The West should already be planning how to finance Ukraine’s reconstruction

Ukraine’s economy has so far held up well. But the costs of reconstruction are likely to be high, and western allies should already be thinking about how the recovery will be financed.

The impact of the full-scale invasion launched by Russia on February 24 on Ukraine’s economy and society is already dramatic and will become even more so.

Almost two million people have fled the country, while many more have become internally displaced, adding to the hundreds of thousands who had already fled fighting in eastern Ukraine since 2014. Sea ports and airports are closed and have been damaged, and many roads and bridges have been damaged or destroyed. Economic activity in Ukraine is likely to contract by well over a third this year.

Whatever the outcome of the current war Ukraine, which began when Russia launched a full-scale invasion of the country on February 24, the cost of reconstruction is likely to run into the hundreds of billions.

According to Olga Pindyuk, an economist at the Vienna Institute of International Economic Studies (wiiw), speaking on March 8 at a webinar looking at what the West can do for Ukraine, the country’s economy has so far held up well. The government has been adamant that it will not default on any repayments of its current international financing commitments, in large part thanks to its healthy foreign currency reserves of around 27 billion euros. Repayments this year total no more than six billion euros.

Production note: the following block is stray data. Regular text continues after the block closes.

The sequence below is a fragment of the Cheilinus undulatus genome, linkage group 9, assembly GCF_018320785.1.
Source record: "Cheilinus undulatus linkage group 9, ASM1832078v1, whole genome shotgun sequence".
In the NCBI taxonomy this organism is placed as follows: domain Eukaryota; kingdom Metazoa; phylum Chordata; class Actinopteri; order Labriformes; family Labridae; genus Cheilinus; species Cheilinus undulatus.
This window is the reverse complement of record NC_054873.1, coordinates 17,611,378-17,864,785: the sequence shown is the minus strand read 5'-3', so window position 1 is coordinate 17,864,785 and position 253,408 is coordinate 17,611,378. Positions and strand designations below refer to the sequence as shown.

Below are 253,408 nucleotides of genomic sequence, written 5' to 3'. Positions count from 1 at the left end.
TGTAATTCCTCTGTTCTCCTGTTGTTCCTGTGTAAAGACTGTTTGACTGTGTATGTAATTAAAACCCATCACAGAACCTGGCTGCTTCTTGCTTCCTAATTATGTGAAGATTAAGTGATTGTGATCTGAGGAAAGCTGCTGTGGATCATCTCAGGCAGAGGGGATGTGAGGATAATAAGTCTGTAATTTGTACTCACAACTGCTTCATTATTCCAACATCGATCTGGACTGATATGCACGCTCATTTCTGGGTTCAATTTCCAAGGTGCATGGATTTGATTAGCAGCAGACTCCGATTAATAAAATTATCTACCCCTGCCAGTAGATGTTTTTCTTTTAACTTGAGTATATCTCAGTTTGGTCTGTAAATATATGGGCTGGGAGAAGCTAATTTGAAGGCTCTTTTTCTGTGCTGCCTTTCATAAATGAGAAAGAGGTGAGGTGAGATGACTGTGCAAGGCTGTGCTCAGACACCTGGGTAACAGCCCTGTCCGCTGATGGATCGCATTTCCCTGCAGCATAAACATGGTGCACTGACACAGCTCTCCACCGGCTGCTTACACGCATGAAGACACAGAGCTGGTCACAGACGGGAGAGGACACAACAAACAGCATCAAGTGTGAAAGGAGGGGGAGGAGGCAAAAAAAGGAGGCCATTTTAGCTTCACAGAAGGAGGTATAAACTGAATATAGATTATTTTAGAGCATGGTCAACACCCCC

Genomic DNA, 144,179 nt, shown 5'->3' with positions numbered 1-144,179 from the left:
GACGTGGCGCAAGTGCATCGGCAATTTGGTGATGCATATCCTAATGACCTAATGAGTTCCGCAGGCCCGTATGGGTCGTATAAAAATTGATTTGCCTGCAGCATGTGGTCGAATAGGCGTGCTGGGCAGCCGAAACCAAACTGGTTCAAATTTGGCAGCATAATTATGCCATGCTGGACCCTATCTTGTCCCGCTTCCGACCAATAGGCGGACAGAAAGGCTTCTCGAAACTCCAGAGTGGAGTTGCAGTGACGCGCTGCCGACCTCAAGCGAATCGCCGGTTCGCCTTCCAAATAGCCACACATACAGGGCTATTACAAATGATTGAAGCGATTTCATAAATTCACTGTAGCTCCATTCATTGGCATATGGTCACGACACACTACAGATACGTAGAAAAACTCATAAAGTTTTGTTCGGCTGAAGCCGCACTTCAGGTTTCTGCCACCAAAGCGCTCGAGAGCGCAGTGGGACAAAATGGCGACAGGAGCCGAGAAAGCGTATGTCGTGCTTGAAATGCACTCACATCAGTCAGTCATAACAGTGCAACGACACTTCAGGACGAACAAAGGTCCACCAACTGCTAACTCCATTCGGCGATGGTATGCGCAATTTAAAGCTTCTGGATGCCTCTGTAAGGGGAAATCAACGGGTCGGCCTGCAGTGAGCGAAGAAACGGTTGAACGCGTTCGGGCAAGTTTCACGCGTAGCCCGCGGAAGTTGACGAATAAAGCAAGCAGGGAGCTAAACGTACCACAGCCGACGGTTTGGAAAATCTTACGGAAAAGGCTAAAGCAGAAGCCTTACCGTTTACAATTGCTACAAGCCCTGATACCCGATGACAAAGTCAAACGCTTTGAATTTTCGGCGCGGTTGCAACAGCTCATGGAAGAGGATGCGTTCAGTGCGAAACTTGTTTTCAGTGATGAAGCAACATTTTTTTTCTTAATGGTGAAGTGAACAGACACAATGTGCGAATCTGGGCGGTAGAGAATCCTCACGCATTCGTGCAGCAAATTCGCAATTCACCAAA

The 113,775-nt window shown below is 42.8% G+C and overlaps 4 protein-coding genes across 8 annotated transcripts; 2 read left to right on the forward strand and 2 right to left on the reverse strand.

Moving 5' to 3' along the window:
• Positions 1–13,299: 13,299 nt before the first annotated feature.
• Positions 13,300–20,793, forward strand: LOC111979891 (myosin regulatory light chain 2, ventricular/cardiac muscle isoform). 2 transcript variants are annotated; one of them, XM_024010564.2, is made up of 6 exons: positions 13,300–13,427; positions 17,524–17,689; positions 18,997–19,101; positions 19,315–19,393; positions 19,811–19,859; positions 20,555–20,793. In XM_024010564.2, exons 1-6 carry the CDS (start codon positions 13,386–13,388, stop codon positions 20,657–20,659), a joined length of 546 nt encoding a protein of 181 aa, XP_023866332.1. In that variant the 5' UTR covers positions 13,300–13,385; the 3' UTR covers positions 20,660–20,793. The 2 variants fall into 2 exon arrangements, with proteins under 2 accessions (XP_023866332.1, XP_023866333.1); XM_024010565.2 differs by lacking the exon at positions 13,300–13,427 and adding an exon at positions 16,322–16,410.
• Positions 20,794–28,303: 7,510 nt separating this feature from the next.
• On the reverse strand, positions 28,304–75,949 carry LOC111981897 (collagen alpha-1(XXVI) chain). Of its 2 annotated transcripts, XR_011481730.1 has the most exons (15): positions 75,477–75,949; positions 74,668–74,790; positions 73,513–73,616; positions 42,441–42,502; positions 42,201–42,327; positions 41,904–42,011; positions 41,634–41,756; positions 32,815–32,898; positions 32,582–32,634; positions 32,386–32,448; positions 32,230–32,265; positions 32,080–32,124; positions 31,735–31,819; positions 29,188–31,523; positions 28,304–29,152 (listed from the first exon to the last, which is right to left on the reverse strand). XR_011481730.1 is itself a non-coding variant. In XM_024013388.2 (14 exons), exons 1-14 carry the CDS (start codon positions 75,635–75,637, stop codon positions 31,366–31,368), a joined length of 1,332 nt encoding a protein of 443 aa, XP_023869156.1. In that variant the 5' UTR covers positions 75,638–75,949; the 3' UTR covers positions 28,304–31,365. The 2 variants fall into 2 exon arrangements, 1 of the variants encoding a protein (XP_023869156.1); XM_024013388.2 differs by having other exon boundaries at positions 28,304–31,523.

There have nevertheless been calls for part, or even all, of Ukraine’s foreign debt to be cancelled, so that urgently needed social services and humanitarian assistance can be instituted immediately and in the future.

Clues from Donbas

Should the war drag on, as appears increasingly likely, a look at what happened to the economy of the Donbas region – parts of of which have been under Russian occupation since 2014 – offers a few clues as to the level of damage that could be inflicted on the economy of Ukraine as a whole.